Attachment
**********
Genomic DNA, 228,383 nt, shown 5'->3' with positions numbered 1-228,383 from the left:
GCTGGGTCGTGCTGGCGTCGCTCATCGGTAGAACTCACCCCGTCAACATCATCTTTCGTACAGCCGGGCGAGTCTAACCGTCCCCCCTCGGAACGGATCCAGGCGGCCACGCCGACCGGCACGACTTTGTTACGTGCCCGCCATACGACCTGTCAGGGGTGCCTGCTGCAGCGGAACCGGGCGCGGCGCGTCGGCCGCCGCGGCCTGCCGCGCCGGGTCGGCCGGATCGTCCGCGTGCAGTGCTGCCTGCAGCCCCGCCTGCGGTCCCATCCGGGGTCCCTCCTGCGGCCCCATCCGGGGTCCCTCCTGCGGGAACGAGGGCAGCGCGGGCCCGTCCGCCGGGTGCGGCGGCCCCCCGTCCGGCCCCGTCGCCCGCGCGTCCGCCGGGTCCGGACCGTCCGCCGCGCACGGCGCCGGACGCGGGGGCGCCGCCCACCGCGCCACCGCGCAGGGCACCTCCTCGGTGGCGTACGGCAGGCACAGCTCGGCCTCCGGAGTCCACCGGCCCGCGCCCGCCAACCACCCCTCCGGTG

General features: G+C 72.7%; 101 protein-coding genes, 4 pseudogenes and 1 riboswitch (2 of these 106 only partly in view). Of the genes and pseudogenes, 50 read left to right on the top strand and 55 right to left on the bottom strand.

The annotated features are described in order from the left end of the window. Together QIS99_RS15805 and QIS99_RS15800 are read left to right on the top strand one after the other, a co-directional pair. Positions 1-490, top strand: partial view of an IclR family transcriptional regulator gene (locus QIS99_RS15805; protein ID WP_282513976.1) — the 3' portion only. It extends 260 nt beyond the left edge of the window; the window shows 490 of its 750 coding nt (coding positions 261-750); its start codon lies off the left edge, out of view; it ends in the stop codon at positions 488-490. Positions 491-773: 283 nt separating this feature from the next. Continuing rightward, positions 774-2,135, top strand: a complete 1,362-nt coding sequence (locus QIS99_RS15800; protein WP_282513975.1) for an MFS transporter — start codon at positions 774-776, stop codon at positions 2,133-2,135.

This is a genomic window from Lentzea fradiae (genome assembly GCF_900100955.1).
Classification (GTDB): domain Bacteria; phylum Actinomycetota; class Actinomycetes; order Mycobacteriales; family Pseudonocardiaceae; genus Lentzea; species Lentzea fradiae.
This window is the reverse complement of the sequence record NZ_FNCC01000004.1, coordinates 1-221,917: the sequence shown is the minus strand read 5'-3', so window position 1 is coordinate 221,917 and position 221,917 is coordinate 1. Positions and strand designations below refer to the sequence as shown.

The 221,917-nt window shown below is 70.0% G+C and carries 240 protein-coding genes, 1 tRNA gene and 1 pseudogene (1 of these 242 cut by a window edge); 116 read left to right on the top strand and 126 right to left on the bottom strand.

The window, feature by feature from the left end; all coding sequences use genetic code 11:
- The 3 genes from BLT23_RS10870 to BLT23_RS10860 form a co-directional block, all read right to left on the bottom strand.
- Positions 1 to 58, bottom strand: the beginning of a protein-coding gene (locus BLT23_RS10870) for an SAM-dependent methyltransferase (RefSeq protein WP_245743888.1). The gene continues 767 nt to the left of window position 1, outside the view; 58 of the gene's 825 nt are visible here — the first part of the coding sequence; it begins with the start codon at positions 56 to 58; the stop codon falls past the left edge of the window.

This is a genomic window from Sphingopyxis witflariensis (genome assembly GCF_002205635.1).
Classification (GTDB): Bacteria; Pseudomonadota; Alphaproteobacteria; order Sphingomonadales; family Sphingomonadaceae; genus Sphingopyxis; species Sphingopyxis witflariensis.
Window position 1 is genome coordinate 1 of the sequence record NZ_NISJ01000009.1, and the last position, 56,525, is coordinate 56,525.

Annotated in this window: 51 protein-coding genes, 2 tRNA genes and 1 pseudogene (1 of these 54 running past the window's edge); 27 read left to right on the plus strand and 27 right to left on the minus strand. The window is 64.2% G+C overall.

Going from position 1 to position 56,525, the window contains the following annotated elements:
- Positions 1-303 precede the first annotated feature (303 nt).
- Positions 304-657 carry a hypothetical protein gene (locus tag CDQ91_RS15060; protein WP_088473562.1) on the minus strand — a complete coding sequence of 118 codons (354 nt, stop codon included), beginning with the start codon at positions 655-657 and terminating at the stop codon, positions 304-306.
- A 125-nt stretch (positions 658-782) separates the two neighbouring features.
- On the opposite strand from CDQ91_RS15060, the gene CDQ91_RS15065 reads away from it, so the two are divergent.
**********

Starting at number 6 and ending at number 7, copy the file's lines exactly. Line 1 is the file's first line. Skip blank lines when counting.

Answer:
Classification (GTDB): domain Bacteria; phylum Actinomycetota; class Actinomycetes; order Mycobacteriales; family Pseudonocardiaceae; genus Lentzea; species Lentzea fradiae.
This window is the reverse complement of the sequence record NZ_FNCC01000004.1, coordinates 1-221,917: the sequence shown is the minus strand read 5'-3', so window position 1 is coordinate 221,917 and position 221,917 is coordinate 1. Positions and strand designations below refer to the sequence as shown.